“Gentleman” Jack Sears had been a team driver in the Lotus-Cortina in 1964 and drove the Willment Galaxie 500 in ’63 when he was asked by Colin Chapman to do the development driving for the Series 2 Lotus 30s. Jack says that he liked the Series 2 cars:
“Quite a pleasant and pretty car and the fastest thing I had ever driven up to that time…”
On September 24, Sears was testing the Lotus 40 at Silverstone:
“We were running back-to-back tests between Dunlop and Firestone tyres. I remember we ran the Dunlops in the morning and then the Firestones after lunch. I found the Dunlops quite progressive, giving plenty of warning as they proke away but it was quite difficult to maintain the car in a slide or drift, it was certainly very twitchy – but very powerful and very fast. The Firestones then appeared to give more grip but much less warning as one approached breakaway.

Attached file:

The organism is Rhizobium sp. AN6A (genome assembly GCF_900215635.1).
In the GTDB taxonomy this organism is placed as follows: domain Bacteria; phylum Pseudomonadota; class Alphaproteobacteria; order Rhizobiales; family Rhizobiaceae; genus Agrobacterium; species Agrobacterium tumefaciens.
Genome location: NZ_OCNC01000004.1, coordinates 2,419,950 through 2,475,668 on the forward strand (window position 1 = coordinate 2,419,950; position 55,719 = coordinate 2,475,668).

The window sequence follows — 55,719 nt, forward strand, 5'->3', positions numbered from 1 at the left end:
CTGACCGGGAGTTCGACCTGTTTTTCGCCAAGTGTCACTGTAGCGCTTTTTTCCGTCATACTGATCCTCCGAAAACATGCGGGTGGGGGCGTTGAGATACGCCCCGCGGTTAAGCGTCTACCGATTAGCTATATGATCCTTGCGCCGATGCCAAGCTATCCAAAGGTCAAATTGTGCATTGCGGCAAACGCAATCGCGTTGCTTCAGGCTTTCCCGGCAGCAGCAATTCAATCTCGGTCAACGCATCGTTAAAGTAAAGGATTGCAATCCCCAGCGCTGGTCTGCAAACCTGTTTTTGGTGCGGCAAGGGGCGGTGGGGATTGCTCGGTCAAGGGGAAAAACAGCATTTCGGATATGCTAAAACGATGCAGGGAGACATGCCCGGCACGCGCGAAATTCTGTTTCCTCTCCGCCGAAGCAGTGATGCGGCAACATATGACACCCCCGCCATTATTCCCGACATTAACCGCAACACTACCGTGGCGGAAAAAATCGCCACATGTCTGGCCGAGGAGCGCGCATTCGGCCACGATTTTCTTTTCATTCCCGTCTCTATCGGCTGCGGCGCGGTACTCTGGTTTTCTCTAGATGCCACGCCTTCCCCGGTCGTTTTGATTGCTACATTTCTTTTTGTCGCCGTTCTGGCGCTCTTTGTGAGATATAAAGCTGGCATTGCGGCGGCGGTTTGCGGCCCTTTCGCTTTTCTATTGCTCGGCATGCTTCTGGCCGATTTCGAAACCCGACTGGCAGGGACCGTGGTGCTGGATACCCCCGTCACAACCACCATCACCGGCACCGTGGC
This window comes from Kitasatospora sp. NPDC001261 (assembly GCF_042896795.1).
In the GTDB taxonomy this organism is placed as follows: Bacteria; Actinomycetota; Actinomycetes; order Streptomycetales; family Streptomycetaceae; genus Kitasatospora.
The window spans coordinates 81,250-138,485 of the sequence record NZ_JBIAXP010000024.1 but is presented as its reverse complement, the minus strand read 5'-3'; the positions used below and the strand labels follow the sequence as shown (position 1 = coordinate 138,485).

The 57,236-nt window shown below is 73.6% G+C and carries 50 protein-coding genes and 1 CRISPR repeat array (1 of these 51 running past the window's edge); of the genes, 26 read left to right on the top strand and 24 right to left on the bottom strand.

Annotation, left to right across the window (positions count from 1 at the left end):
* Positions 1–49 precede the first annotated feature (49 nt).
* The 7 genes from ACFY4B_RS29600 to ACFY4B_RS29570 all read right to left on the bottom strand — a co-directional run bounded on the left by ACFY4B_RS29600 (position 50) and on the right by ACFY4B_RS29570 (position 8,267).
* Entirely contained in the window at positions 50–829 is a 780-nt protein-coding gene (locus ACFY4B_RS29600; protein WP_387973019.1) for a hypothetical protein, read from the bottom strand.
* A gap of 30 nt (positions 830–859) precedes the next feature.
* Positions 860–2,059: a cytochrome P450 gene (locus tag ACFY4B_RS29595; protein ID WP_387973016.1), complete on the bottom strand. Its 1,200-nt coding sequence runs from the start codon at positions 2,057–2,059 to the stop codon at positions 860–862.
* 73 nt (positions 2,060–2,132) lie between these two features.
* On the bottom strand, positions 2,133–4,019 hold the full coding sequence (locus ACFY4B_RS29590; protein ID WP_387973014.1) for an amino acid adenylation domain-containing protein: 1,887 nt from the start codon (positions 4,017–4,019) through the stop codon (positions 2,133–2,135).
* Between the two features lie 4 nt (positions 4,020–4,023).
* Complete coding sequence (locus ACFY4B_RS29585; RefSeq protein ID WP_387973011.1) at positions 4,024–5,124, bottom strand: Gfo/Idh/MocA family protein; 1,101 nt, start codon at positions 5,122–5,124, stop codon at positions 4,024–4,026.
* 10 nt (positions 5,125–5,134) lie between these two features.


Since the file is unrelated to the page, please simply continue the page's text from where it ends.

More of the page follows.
“On one lap through the fast left-hander at Abbey it just let go and floated out to the right-hand verge. I got onto the grass there and then the tail came round and it spun back across the road to the left-hand side… the next thing I recall is waking up in the ambulance on the way to hospital…”
Jack’s left arm and neck were injured so severely that he spent the next 14 weeks in the hospital and then nine months in recovery. Jack missed the entire 1966 season and he eventually decided in ’67 against a racing comeback.
Jack recalled his experience in the Lotus 40 less favourably than the 30 S2, “Hard work – a very highly-strung and twitchy car…”
Classic and Sports Car, July, 1992.